If trial is the Wild West, then arbitration is no-holds barred cage fighting, where the only rule is that there are no rules. To be fair, there are rules in arbitration, but many of the rules that apply in civil litigation are non-existent in arbitration (i.e., no automatic right to discovery or depositions) or are mere suggestions not requirements (i.e., no requirement that rules of evidence be followed). The idea is to make arbitration less formal (and, by extension, less expensive and time consuming) than trial.
Another difference between trials and arbitrations is the ability of parties to appeal. In civil litigation, the right to appeal is automatic. In arbitration, as one court has stated, “[t]he scope of judicial review of arbitration awards is extremely narrow because of the public policy in favor of arbitration and according finality to arbitration awards” (emphasis added). Thus, “[a]n arbitrator’s decision generally is not reviewable for errors of law or fact” (emphasis added).
Since the only role of arbitrators (like judges) is to decide disputes of law (i.e., what law applies or what the law means) or fact (i.e., what happened or didn’t happen), and if, as the courts have stated, “[a]n arbitrator’s decision generally is not reviewable for errors of law or fact,” an arbitrator has extremely wide leeway indeed when rendering his or her decisions. However, in a recent case, the California Court of Appeals for the Second District has found that, at least when it comes to unlicensed contractor activities, the wide latitiude given to arbitrators may in fact not be so unfettered.
In Ahdout v. Hekmatjah, Case No. B236764 (January 25, 2013), the California Court of Appeals for the Second District held that, while “[a]n arbitrator’s decision generally is not reviewable for errors of law or fact” (emphasis added), there are exceptions to this general rule including an exception where “an arbitrator exceeds its powers . . . by issuing an award that violates a party’s statutory rights or ‘an explicit legislative expression of public policy.'” And because the California legislature has made an “explicit legislative expression of public policy” when it enacted Business and Professions Code section 7031, which provides for the disgorgement of monies received by unlicensed contractors, “the general prohibition of judicial review of arbitration awards does not apply,” explained the Court.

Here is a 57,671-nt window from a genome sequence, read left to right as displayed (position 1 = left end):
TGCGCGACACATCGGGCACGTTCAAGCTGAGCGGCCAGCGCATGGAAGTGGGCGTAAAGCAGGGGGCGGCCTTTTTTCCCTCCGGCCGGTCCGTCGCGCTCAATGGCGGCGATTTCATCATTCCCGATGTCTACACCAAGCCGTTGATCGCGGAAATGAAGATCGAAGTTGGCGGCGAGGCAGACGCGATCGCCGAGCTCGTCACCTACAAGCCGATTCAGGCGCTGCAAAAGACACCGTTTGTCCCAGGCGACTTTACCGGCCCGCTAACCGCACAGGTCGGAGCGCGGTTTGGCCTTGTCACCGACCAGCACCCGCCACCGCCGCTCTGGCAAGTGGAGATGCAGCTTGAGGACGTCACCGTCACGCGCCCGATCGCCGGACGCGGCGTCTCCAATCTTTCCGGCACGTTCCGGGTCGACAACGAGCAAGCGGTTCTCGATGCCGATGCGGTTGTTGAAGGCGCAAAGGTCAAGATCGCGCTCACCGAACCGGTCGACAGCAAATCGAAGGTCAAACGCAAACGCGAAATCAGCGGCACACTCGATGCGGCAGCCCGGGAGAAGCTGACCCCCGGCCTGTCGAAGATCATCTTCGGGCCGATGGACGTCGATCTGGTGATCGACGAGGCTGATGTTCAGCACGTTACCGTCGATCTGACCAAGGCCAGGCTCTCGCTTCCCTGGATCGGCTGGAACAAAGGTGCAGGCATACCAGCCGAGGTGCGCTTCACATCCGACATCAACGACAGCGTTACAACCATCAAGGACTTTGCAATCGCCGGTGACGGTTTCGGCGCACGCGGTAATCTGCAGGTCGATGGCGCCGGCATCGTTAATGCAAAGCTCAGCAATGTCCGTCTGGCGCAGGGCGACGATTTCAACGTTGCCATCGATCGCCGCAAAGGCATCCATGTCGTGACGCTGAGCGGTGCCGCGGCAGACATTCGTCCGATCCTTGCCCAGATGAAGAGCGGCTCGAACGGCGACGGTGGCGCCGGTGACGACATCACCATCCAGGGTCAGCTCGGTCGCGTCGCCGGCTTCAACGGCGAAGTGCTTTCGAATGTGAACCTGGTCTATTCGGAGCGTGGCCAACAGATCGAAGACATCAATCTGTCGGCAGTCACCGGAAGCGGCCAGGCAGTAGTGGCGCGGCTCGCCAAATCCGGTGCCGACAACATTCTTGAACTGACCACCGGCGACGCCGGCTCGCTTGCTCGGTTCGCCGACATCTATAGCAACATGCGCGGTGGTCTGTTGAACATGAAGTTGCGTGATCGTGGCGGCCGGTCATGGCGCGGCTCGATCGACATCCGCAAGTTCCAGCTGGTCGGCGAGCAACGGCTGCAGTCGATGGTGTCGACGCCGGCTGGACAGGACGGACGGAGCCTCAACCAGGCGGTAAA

In Ahdout, Mouris Ahdout and Majid Hekmatjah formed a limited liability company (“LLC”) to develop a condominium project on adjoining property they owned. Hekmatjah, through a company he owned, Braum Investment & Development, Inc. (BIDI), was to construct the condominium project. BIDI, however, was not a licensed contractor. Disputes arose, and pursuant to an arbitration provision in the operating agreement for the LLC the parties arbitrated their disputes before a private arbitrator.
During the arbitration, although Hekmatjah admitted that BIDI did not have a contractor’s license and acknowledged that BIDI had installed drywall, doors, and waterproofing and had performed concrete work, Hekmatjah argued that Ahdout was aware that BIDI was not a licensed contractor and, that, in any event, most of the work was performed by licensed subcontractors. At the conclusion of the arbtration, the arbitrator denied Ahdout’s claim for disgorgement under Business and Professions Code section 7031 on the grounds that (brace yourselves . . .) Ahdout was aware that BIDI was to serve as the contractor, that BIDI did not engage in “work typically done by general contractors,” and that most of the work was done by others “virtually all of whom were licensed contractors.”
Ahdout, quite understandably, since the arbitrator’s decision conflicted with nearly every case decided under Business and Professions Code section 7031 petitioned the superior court to vacate the arbitrator’s decision. But the superior court denied Ahdout’s petition, on the ground that the superior court did not have the power to review the arbitrator’s decision for errors of fact or law. Ahdout then appealed to the Court of Appeals.
On appeal, the Court of Appeals for the Second District reversed the superior court. While noting that an arbitrator’s decision is generally not reviewable for errors of law or fact, the Court explained that there are exceptions to this general rule, and that one of those exceptions is where an arbitrator exceeds his or her powers by issuing a war contrary to an “explicit legislative expression of public policy.” The California legislature’s enactment of Business and Professions Code section 7031 was such an “explicit legislative expression of public policy,” explained the Court. “The purpose of the licensing law is to protect the public from incompetence and dishonesty in those who provide building and construction services” and “Section 7031 advances this purpose by withholding judicial aid from those who seek compensation for unlicensed work” and “requiring disgorgement of compensation already paid to unlicensed contractors by persons utilitzing their services.”
As I mentioned in one of my recent posts, Business and Professions Code section 7031 provides for strict penalties against unlicensed contractors, and this most recent case shows that the legislative reach of Section 7031 will be extended and enforced by the courts even when it comes to arbitration decisions which have historically been subject to very limited judicial review. There’s a new sheriff in town folks (i.e., the courts) and they’re gonna enforce the state’s unlicensed contractor statute . . . even in arbitration.